This will also be apparent by the structure of the system. An

### Steady-State Error Specifications

The steady-state error is inversely proportional to the static error constant - the larger the constant, the smaller the steady-state error. Increasing gain increases the static error constant, thus, increasing the gain decreases the steady-state error if the system is stable.

### Steady State Disturbances

However,

### Forming Equivalent Unity from Non-Unity Systems

## Root Locus Techniques

The following sections apply to \textbf Negative Feedback Closed Loop systems.

### Sketching the Root Locus

#### Number of Branches

The number of branches in a root locus equal the number of poles.

#### Symmetry

The root locus is symmetrical about the real axis.

#### Real Axis Segments

On the real axis, for

#### Starting and Ending Points

The root locus begins at the finite and infinite poles of

#### Behavior at Infinity

When finding

### Refining the Sketch

#### Breakaway/Break-in Point

At the breakaway or break-in point, the branches of the root locus form an angle of 180°/

For all points on the root locus,

Or, conversely,

Where

-Axis Crossings

The crossing of the

The

#### Angles of Departure and Arrival

If we assume a point on the root locus **pole** , the sum of angles drawn from all finite poles and zeros to this point is an odd multiple of 180**pole** that is **pole**.

*or*

If we assume a point on the root locus **zero** , the sum of angles drawn from all finite poles and zeros to this point is an odd multiple of 180**zero** that is **zero** that is near the point. Thus, the only unknown angle in the sum is the angle drawn from the **zero** that is **zero**.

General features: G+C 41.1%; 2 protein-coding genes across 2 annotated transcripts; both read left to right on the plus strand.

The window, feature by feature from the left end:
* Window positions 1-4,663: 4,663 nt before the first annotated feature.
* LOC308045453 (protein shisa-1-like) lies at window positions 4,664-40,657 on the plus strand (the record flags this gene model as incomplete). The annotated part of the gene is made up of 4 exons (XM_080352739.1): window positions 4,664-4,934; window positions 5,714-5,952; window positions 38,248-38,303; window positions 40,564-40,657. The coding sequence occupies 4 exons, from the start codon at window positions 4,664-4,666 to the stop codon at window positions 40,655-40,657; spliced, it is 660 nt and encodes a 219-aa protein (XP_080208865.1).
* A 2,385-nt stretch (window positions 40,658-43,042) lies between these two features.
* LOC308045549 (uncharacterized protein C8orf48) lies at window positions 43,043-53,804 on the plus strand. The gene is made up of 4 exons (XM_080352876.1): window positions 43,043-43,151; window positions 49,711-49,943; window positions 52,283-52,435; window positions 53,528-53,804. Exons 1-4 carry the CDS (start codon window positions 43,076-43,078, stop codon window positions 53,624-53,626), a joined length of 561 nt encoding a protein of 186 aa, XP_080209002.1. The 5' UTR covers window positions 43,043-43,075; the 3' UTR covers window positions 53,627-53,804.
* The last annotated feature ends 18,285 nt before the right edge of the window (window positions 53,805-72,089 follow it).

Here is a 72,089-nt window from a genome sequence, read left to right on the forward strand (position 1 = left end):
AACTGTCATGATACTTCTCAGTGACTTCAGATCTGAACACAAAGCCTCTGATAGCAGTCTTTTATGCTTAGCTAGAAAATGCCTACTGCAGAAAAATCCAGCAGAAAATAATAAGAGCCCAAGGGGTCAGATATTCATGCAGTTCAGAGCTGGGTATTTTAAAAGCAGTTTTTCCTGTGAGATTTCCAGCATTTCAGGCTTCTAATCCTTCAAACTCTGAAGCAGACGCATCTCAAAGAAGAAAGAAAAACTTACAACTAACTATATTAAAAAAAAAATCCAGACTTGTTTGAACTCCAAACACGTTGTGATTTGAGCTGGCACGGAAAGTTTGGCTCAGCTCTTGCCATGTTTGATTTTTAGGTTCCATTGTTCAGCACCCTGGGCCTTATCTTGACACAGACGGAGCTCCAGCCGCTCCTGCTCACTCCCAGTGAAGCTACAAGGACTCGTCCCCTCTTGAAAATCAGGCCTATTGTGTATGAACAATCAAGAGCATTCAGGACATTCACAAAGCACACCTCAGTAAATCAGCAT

*or*

Note that finding the angle at these points is calculating the length from the poles or zeroes to this point.

### Plotting and Calibrating the Root Locus

When locating points on the root locus and finding their specified gain, for example as it crosses the radial line representing 20% overshoot, such as the below graph where

Evaluating the graph at points along the line, and summing the angles from poles and zeros, it can be determined if a point is on the root locus if the angles are a multiple of 180

From this value

### Generalized Root Locus

If finding the root locus of a system concerning a single parameter instead of gain

### Positive Feedback Systems

**Number of Branches**No change**Symmetry**No change**Real Axis Segments**On the real axis, the root locus for positive-feedback systems exists to the left of an even number of real-axis, finite open-loop poles and/or finite open-loop zeros.**Starting and Ending Points**The root locus for positive-feedback systems begins at the finite and infinite poles ofand ends at the finite and infinite zeros of . **Behavior at Infinity**The root locus approaches straight lines as asymptotes as the locus approaches infinity. Further, the equations of the asymptotes for positive-feedback systems are given by the real-axis intercept,, and angle, , as follows: